The goal of this blog to provide helpful tips and useful information. It is not my intention to use this blog to sell things. Well, maybe some things, like books I have written when they are published….
With that confession out of the way, many of the items listed below are frequently mentioned in the activity blogs and may be useful to have on hand to further improve exploration and discovery. I have tried to find items that are reasonable and could make a fun gift.
Every once in a while I come across something for children, their parents, or the whole family, that seems remarkable or special and I want to use this space to highlight it and share it with others. There are amazingly creative and entrepreneurial people out there, producing things that I would have loved to have when my children were young. In fact, I kind of feel gypped that I did not have the range of options that young parents have now. On the other hand, the plethora of “things” for new parents may seem overwhelming and the sheer quantity, and sometimes the astounding prices, may make it difficult to identify what is worthwhile.
The following have caught my attention.
This balance scale is available from Learning Resoures and other sites. It is very cool because you can weigh liquids as well as solid objects.
I like a balance scale for young children because the the usual standards of measure, things like ounces or pounds, are still new and abstract. A relative measurement, or this is heavier than that, is grasped more readily by young children.
This scale includes measures of volume and you can purchase weights that would allow you to transition from a relative measurement to more precise measurements on standard scales.
A hand lens is a must for exploring the world and doing observations. Here is a compact lens or magnifier with a lanyard so it is always available for use!
This item is also available through Learning Resources.
This thermometer can be used to measure things being heated on the stove or cooled in the freezer. It can also measure the temperature of bathtub water, soil in the yard, or the air inside or out. It does it all! You can purchase a thermometer with temperature readings in Celsius or Fahrenheit, so be sure you pick the scale you are comfortable with or wish to introduce to your child. Safe and easy to use.
In general, I don’t think you need to buy separate tools for kids. While in the kitchen, with the exception of knives or other items with sharp blades, children can use what you already have.
However, gardening tools are an exception as a lighter weight and smaller grip will make it easier and more enjoyable for a child to handle.
This set of gardening tools from Kaplan Toys comes bundled in a convenient tote bag to carry to the garden. Take along these tools on walks in the forest, a day at the beach or other adventures.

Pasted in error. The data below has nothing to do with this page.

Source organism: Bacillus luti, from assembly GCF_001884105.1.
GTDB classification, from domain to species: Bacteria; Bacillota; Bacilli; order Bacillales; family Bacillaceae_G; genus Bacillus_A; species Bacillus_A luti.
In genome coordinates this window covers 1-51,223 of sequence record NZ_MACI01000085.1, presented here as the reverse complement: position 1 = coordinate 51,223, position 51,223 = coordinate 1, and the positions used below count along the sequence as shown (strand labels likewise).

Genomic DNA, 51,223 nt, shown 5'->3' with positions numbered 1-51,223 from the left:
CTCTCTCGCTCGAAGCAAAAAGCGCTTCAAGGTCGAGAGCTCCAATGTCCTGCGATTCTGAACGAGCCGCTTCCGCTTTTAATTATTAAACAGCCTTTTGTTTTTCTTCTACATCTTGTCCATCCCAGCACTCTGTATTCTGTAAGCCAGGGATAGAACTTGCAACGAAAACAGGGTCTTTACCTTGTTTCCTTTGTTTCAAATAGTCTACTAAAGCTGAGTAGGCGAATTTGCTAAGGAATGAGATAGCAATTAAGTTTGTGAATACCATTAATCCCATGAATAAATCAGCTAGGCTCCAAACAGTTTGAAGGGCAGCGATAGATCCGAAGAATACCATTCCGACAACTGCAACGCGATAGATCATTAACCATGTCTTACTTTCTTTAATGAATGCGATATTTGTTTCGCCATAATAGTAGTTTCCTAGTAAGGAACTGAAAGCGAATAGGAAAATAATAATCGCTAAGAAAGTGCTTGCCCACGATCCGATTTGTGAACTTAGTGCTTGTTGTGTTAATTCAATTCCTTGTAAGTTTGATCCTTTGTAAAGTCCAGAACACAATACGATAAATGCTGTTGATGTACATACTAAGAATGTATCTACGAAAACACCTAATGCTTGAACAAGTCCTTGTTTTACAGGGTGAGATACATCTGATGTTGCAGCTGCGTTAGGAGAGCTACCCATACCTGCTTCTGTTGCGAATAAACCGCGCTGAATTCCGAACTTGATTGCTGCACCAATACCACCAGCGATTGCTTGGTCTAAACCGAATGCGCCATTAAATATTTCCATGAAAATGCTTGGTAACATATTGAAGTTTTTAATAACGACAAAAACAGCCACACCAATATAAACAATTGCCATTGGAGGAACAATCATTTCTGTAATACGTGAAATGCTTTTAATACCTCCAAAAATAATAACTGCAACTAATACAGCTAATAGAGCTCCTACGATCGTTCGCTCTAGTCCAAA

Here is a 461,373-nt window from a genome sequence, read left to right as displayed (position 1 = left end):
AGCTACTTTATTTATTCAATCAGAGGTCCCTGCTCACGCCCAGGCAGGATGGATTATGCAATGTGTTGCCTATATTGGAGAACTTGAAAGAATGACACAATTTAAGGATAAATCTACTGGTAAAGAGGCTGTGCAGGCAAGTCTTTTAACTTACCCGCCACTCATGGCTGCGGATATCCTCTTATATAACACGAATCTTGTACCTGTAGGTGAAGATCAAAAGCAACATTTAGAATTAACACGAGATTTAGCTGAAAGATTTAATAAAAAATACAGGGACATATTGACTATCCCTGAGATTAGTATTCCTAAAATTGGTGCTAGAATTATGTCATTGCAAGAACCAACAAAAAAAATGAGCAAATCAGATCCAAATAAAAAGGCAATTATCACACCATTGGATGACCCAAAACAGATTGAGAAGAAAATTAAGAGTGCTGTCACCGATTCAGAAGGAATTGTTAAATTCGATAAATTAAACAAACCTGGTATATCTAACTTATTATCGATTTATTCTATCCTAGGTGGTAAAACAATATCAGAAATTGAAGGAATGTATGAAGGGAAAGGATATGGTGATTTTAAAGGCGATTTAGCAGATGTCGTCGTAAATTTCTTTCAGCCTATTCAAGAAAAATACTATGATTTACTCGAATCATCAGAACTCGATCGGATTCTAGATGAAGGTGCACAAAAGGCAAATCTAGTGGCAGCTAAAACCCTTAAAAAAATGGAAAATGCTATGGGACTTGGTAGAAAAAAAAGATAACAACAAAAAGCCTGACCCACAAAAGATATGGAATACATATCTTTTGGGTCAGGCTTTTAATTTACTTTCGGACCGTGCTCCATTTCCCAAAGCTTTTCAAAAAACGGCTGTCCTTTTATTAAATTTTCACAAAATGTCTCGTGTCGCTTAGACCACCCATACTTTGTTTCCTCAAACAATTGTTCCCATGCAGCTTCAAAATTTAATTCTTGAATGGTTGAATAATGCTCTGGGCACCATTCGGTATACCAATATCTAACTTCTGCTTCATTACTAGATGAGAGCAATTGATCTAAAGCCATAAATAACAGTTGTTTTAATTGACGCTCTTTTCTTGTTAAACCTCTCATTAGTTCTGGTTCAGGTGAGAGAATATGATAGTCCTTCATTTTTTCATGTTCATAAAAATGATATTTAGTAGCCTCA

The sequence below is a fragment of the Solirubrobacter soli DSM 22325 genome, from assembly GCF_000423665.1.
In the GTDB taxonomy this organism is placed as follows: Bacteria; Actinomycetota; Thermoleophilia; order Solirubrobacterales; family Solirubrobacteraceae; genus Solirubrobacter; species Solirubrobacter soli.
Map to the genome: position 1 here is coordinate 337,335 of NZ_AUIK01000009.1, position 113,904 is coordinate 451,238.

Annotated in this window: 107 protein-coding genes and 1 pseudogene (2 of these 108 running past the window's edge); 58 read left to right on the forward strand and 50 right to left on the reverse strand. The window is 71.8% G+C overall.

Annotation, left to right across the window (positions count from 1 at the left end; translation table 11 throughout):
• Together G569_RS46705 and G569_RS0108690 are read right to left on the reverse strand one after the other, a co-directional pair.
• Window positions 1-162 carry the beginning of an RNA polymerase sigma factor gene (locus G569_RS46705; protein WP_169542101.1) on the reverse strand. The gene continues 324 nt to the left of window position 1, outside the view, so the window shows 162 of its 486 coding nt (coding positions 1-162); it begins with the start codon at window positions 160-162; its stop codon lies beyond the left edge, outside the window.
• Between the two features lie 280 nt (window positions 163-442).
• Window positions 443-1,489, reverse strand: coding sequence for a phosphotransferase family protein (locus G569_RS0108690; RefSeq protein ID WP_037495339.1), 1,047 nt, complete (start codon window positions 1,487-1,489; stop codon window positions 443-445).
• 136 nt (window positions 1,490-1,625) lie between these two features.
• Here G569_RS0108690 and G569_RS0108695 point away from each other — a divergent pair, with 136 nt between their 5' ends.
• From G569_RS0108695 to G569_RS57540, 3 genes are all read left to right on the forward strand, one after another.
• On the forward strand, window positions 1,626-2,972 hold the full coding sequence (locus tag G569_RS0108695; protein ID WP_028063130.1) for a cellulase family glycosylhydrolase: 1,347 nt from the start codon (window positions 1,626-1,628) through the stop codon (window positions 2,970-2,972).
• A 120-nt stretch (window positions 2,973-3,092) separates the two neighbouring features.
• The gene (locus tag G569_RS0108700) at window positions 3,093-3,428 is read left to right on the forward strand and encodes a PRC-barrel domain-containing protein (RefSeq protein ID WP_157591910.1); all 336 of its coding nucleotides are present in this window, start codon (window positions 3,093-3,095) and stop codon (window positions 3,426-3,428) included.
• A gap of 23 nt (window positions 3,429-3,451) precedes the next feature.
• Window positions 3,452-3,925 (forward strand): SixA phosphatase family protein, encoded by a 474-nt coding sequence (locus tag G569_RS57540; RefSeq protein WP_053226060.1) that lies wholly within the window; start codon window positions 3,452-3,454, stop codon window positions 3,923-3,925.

Knowledge of the physical world and physical science comes from physical play with objects and experiencing first hand their actions (or lack of actions). There is no better “toy” for young children than blocks and ramps. Set up a a track and let loose balls, marbles, or toys with wheels.
Start with a good ramp. You can purcahse cove moldings (mouldings) from a local hardware store. Set these on top to blocks, cardboard boxes, or furniture to create ramps.
Experiment and rearrange the track for maximum learning and fun.
Containers for collecting/categorizing
Collecting is a favorite activity for young children. Think leaves, pepples, pinecones, buttons, or coins. Egg cartons can be used to store and display collections. Egg cartons are great for categorizing objects, as an alternative type of building block, or cut up for artwork. Mix various paint colors in styrofoam cartons for an artist’s palette. Keep several multi-use egg cartons around and easily accessible for your child to use.
If you do not have time to cut, sand and size molding here is a great option for a large number of pine planks (either 200 or if your child is an ambitious builder, 400). Look for Keva Contraptions on-line. The kit is available at a number of sites. Once it is purchased, let the fun begin creating ramps, tracks and chutes.
A hand lens is great, but a bug loupe may work well when you want to capture a critter for observation. Not just bugs, think flowers, herbs and spices, sea shells, or any collectables
Check out the experiment included under the Magnificent Metals activity using using a paper clip, copper wire, and a lemon to create a current. Here is an inexpensive but slightly more sophisticated version of that same experiment, but the same materials are used actually power a watch.
I try to find toys and playthings that are relatively inexpensive. I have a variety of reasons for adopting this position, but for the most part the more expensive toys just aren’t better. Despite the hype, most are not more likely to inspire curiosity or creativity. The Magna-Tiles are an exception I think. A little pricey, but they look like they can inspire lots of unique structures, children can experience magnateism first hand, and the shapes and colors are fabulous.
Looks like a toy that will inspire the budding architect!
The Safari Arctic tube contains some great figurines of animals for the winter animal post, but for any post involving animals. Realistic and a great size for tiny hands.
More from this company…Loving their selection of figurines for play, but also observing, sorting, creating dioramas, counting, and sharing!